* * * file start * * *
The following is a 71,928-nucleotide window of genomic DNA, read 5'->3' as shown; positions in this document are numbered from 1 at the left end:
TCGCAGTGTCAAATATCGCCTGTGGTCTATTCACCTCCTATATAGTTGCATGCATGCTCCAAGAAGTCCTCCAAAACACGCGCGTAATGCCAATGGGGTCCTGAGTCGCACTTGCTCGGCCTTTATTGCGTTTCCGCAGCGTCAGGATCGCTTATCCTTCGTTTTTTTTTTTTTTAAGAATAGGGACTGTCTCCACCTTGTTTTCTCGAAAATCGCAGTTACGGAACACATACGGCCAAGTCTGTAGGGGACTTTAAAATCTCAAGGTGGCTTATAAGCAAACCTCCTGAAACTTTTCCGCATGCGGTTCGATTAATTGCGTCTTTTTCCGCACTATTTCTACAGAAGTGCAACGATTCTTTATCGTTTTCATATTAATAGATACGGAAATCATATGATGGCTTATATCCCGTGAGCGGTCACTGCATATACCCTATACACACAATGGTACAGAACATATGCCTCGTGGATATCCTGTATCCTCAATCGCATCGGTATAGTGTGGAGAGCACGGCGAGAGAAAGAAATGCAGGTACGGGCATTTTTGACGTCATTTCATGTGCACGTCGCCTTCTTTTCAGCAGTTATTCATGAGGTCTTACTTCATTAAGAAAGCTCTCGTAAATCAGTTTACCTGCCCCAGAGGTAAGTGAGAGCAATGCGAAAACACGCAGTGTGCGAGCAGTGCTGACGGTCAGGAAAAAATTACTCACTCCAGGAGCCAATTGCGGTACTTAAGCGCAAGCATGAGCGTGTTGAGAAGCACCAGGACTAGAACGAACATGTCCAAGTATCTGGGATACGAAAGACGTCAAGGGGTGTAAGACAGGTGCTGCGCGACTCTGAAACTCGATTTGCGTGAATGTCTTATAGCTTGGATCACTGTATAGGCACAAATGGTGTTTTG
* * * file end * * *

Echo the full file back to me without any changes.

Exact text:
The following is a 71,928-nucleotide window of genomic DNA, read 5'->3' as shown; positions in this document are numbered from 1 at the left end:
TCGCAGTGTCAAATATCGCCTGTGGTCTATTCACCTCCTATATAGTTGCATGCATGCTCCAAGAAGTCCTCCAAAACACGCGCGTAATGCCAATGGGGTCCTGAGTCGCACTTGCTCGGCCTTTATTGCGTTTCCGCAGCGTCAGGATCGCTTATCCTTCGTTTTTTTTTTTTTTAAGAATAGGGACTGTCTCCACCTTGTTTTCTCGAAAATCGCAGTTACGGAACACATACGGCCAAGTCTGTAGGGGACTTTAAAATCTCAAGGTGGCTTATAAGCAAACCTCCTGAAACTTTTCCGCATGCGGTTCGATTAATTGCGTCTTTTTCCGCACTATTTCTACAGAAGTGCAACGATTCTTTATCGTTTTCATATTAATAGATACGGAAATCATATGATGGCTTATATCCCGTGAGCGGTCACTGCATATACCCTATACACACAATGGTACAGAACATATGCCTCGTGGATATCCTGTATCCTCAATCGCATCGGTATAGTGTGGAGAGCACGGCGAGAGAAAGAAATGCAGGTACGGGCATTTTTGACGTCATTTCATGTGCACGTCGCCTTCTTTTCAGCAGTTATTCATGAGGTCTTACTTCATTAAGAAAGCTCTCGTAAATCAGTTTACCTGCCCCAGAGGTAAGTGAGAGCAATGCGAAAACACGCAGTGTGCGAGCAGTGCTGACGGTCAGGAAAAAATTACTCACTCCAGGAGCCAATTGCGGTACTTAAGCGCAAGCATGAGCGTGTTGAGAAGCACCAGGACTAGAACGAACATGTCCAAGTATCTGGGATACGAAAGACGTCAAGGGGTGTAAGACAGGTGCTGCGCGACTCTGAAACTCGATTTGCGTGAATGTCTTATAGCTTGGATCACTGTATAGGCACAAATGGTGTTTTG